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Friends from Mumbai opened chain of restaurant in London by selling Vada Pav at Rs. 100

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Friends from Mumbai opened chain of restaurant in London by selling Vada Pav at Rs. 100

Two friends from India launched an Indian snack restaurant in the UK where they sell Mumbai’s Vada Pav for Rs. 100/-. The two plan to sell the Indian street food globally.

Vada Pav, a street food from the Indian state of Maharashtra, might become the next McBurger, as two friends plan to sell it globally. A deep-fried potato dumpling is placed inside a bread bun that has been cut practically in half through the middle. It is usually served with one or more chutneys. I prefer vada pav to burgers because the Indian snack has a stronger and spicier taste when served with “Ghati Masala,” a special blend of spices. Sujay Sohni and Subodh Joshi, both from Mumbai, have been friends since their childhood. The two joined hands to launch a hotel, called ‘Shrikrishna Vada Pav’ (SKVP), in London where they have been selling Vada Pav since August 15, 2010. 

A visitor to this hotel gets to taste authentic Maharashtrian dishes. But, the most popular bis Vada Pav, which the hotel sells for one pound. Rs.101.72 per 1 Pound is the current GBP to INR rate of exchange.

Sohni and Joshi have opened restaurant chains in the last ten years and are now planning to sell the Vada Pav globally.

Despite the lockdown, they opened the fifth restaurant in August, employing 40 people. By selling Vada Pav, the two became billionaires.

Other Indian dishes were gradually added to the menu. Vada Pav comes in a variety of flavours, including Butter Vada Pav, Schezwan Vada Pav, and others. If you look at the menu, you’ll notice that only Indian and Marathi dishes are available.

Sujay, who was born in Thane, worked as a manager in a five-star hotel in London. However, after losing his job as a result of the recession, he arrived at the home of his friend ‘Subodh Joshi.’

During his speech, Sujay stated, “I don’t even have enough money to eat Vada Pav.”

During the stressful times, Sohani had the idea to start a vada pav chain in London.

Soon after, the duo decided to give it some serious thought and began looking for potential venues in the city where they could set up shop.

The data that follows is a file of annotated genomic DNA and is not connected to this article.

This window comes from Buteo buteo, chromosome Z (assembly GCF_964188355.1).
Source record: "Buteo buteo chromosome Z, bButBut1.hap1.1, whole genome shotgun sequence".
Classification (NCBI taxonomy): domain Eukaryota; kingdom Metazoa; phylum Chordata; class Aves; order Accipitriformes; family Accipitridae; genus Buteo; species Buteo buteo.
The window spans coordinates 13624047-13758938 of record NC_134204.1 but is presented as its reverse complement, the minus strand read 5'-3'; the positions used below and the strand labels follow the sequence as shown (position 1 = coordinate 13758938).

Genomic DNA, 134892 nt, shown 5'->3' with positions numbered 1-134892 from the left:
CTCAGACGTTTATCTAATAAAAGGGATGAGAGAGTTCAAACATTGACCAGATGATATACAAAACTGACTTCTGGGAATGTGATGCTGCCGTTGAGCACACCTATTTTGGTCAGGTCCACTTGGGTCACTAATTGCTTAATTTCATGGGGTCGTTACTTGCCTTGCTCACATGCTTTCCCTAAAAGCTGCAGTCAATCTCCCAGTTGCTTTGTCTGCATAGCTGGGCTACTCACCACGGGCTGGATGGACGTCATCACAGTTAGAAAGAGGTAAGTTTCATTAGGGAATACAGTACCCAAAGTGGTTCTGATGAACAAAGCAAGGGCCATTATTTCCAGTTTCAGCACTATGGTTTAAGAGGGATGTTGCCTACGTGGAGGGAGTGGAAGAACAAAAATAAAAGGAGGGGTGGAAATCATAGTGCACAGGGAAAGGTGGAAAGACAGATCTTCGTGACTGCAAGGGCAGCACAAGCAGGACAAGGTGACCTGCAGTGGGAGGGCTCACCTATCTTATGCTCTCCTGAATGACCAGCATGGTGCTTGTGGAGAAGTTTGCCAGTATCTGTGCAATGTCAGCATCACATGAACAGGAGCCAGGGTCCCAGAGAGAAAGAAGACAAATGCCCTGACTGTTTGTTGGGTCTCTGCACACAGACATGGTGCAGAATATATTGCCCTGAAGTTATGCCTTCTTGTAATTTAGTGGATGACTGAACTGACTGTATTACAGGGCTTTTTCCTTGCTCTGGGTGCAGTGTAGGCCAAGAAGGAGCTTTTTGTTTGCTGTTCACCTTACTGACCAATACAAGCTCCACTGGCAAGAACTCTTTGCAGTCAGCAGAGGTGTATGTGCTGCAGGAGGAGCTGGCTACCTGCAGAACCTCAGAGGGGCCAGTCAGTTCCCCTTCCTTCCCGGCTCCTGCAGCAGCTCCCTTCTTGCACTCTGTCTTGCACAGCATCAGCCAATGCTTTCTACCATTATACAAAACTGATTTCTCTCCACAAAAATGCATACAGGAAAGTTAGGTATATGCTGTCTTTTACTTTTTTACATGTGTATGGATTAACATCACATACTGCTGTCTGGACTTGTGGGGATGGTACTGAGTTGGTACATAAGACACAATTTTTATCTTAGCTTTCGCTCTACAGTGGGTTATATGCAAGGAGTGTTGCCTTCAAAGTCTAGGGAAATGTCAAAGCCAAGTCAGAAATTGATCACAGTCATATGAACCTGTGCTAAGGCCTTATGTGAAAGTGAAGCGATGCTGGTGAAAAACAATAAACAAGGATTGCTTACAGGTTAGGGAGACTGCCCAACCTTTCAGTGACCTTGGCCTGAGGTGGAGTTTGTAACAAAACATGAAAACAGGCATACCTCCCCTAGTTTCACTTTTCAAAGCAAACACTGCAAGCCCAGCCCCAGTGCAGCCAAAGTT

They finally found a spot in a ‘Polish ice cream cafe’ after much searching. The cafe was losing money, so the owner rented it out for £400 (INR 35,000) per month.

Seven years later, three branches and a £5,000,000 annual revenue (INR 4.39 crores approx). Later, the duo became a force to be reckoned with on London’s street food scene. 

Sohani and Joshi opened their stall to Londoners on August 15, 2010. They began selling Vadapav for £1 and Dabeli for £1.50. The big question for them, however, was how to attract customers. They decided to advertise as a result of this. However, it would be more expensive. As a result, they put a concept into action.

On the streets of London, the two began handing out Vada Pav for free. This led them to advertise the vada pav as ‘Indian burgers, cheap and cool.’ The Indian street food quickly started selling in London like hot cakes.

Both of their marketing funds came in handy, but now a large space was required. At the same time, a Punjabi hotel approached him and offered to do business with him.

The two agreed immediately, and the business, which began as a small stall, grew to a business with an annual revenue of INR 4.40 crores. They quickly opened another restaurant in Harrow, London.

Celebrities and political figures, in addition to ordinary people, frequent here. Raj Thackeray, the president of the MNS, has also visited these establishments. Aside from that, numerous Bollywood and Marathi artists visit to sample the Vada Pav.

Subodh and Sujoy plan to open SKVP restaurants in different countries. They are now both working to take the SKVP brand international.

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